Ten Things you should keep in Mind When Discussing Religion with Kids

What would you do if one day your unreligious kid asked you (also non-religious) about religion? You would probably give out a shady description of religion or avoid the topic altogether. If you are curious about how you can handle the topic or religion, the first thing you need to understand is that everyone should be given the freedom to choose their religion.

It is important for teachers and parents to teach kids about skepticism, science and how to reason. It is also important for your kids to be able to see the world from their own point of view. This will help them choose a belief system they find appropriate for them.

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When it comes to religion, there is a disconnect between doing and wanting. When you do something thinking that you are protecting your child, you actually end up scaring him. In an effort to be a good teacher, you only manage to confuse the child. When you try to be honest, you only manage to indoctrinate them.

Parents are really not to blame for these missteps. Many parents are 1st generation secularists living in a society that is still religious. There are very few role models and no absolute teachings that will keep you steady in your journey of faith. It can be compared to taking some scotch whiskey and then trying to walk in a straight line.

There is no one list that can balance many people’s desires with their many concerns. For this reason, the following points are not written with the intention of giving true answers, but instead to begin a point.

Exposure to the Various Religions is Important for Kids

Good religious education is the type that will cover the fundamentals of various religions from a historical and cultural perspective. For example, how did religion come about? What is it? And why do so many people find it to be important? Take a book or two and get some education about the different religions out there then tell your children what it is you are learning. You can also incorporate the various holidays in your calendar where you can talk about tradition and history. Show them religious clothing like those found at TheChristianBaby.com, symbols and signs.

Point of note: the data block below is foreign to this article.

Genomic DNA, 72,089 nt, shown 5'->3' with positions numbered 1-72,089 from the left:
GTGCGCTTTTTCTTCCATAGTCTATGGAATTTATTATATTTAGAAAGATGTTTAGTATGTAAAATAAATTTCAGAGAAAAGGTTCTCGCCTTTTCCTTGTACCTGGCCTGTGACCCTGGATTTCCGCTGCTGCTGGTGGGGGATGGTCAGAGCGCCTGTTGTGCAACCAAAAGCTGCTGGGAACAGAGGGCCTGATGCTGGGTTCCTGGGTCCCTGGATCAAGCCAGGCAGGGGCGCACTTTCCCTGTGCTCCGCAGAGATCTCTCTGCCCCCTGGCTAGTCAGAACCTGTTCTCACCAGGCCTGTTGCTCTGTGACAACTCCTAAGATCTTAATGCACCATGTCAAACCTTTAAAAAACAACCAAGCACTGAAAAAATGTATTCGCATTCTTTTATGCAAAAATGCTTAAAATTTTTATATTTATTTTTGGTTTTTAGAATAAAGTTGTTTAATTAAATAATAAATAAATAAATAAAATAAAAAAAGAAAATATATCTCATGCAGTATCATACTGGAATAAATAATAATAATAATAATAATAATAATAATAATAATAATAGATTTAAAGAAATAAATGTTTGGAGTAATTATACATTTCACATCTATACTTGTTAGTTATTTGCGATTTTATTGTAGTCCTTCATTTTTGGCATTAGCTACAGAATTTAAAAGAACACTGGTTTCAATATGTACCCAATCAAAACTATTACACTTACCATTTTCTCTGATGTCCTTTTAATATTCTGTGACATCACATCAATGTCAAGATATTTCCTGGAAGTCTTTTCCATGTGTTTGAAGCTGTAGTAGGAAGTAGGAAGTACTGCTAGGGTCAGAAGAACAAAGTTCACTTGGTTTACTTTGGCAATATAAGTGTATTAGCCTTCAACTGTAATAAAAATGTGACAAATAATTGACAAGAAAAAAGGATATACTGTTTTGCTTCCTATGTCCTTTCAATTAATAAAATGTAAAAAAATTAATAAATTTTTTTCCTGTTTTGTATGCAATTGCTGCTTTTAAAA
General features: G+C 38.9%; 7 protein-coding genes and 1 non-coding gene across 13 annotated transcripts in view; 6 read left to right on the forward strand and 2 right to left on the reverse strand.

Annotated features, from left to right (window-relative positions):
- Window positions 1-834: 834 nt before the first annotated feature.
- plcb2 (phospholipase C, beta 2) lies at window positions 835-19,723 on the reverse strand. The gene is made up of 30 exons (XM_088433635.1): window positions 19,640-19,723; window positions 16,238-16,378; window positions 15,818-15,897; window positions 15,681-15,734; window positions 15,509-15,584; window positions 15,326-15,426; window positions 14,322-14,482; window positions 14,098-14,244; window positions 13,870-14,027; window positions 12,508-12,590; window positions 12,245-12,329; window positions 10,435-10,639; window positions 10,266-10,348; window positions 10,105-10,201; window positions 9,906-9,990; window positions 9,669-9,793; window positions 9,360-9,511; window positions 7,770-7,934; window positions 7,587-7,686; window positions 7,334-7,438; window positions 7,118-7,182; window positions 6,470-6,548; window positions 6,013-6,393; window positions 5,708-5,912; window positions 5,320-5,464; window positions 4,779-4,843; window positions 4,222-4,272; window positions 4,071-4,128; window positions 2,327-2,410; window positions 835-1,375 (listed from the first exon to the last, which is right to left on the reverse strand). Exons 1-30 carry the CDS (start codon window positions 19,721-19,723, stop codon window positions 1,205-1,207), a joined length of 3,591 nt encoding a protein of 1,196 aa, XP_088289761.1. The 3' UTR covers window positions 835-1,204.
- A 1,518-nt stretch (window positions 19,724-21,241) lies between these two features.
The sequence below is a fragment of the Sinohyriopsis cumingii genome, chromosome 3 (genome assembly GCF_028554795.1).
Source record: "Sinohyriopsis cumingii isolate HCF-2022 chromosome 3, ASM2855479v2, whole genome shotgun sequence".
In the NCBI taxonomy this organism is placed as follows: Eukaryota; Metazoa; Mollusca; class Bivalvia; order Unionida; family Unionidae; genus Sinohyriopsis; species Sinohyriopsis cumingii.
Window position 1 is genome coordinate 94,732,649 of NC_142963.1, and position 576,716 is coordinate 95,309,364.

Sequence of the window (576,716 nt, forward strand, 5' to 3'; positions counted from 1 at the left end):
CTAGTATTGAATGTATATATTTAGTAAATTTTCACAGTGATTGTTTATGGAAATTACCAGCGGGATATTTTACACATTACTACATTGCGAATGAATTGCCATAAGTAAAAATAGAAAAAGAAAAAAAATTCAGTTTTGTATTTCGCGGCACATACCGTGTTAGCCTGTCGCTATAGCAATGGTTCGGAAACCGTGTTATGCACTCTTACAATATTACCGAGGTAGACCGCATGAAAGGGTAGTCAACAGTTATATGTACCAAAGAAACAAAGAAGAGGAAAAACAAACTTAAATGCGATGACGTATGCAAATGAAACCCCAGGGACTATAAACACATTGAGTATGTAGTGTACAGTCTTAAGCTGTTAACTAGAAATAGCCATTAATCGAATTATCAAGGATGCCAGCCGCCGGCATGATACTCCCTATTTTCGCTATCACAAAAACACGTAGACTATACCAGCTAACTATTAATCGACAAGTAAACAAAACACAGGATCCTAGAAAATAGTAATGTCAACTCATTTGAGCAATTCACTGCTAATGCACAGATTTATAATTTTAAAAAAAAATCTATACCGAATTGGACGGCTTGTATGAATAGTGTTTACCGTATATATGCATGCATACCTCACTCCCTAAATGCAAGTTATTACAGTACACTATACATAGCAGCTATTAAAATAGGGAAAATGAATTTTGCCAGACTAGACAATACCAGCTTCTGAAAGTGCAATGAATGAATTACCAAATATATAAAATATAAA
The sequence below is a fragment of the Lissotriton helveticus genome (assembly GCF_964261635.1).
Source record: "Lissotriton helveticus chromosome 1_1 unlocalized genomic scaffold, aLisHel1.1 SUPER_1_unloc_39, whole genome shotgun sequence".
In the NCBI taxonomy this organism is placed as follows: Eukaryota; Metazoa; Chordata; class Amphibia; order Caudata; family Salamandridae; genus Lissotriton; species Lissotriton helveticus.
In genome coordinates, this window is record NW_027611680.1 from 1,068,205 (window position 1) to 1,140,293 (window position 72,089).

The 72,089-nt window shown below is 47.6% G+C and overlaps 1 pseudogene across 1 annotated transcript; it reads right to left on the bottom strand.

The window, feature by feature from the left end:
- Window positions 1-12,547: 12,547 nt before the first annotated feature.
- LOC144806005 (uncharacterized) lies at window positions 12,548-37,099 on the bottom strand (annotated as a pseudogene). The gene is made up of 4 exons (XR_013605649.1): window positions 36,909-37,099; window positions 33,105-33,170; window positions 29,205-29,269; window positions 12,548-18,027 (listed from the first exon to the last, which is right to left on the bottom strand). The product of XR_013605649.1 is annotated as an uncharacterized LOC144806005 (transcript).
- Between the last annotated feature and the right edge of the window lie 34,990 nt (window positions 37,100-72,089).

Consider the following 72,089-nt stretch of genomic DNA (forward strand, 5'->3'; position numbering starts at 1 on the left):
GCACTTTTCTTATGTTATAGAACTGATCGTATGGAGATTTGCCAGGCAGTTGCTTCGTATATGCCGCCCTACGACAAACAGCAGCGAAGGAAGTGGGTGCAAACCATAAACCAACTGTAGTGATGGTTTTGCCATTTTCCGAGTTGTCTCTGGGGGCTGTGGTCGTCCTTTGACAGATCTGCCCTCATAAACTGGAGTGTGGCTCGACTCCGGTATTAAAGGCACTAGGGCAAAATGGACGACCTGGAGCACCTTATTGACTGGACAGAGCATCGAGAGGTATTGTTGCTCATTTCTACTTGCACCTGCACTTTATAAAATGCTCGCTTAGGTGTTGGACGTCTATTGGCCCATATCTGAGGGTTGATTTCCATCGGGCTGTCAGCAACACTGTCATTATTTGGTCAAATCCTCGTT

Do not Burden the Kids over the name “God’

The motto in American money, the Girl Scout Promise and the Pledge of Allegiance – no matter where you look, religion is all over the place including schools. Tell your kids that God is part of your culture’s language, its monuments, its poetry, its songs and its language. God is part of the human history, and it is a good thing. Do not try to make sense out of everything. Your children might agree to “pledge their allegiance under God” mostly because of tradition and not religion. Let your kids draw their battle lines when it comes to such matters just to avoid nudging them towards a certain direction in the battle.

Remember that it is Okay to believe in a Higher Power

Believing in a higher power is only as bad or good as those who possess the person who believes it. People do great things because of a higher power or despite their lack of belief in a higher power. As such, be as neutral as you possibly can be whenever the topic of religion is being discussed.

It is important for kids to learn about the many religions out there to be able to choose which one they want. It is important that kids find religion as it has been seen to be somewhat comforting to kids. Religion also provides some kind of stability welcomed by kids in a world filled with changes.

 

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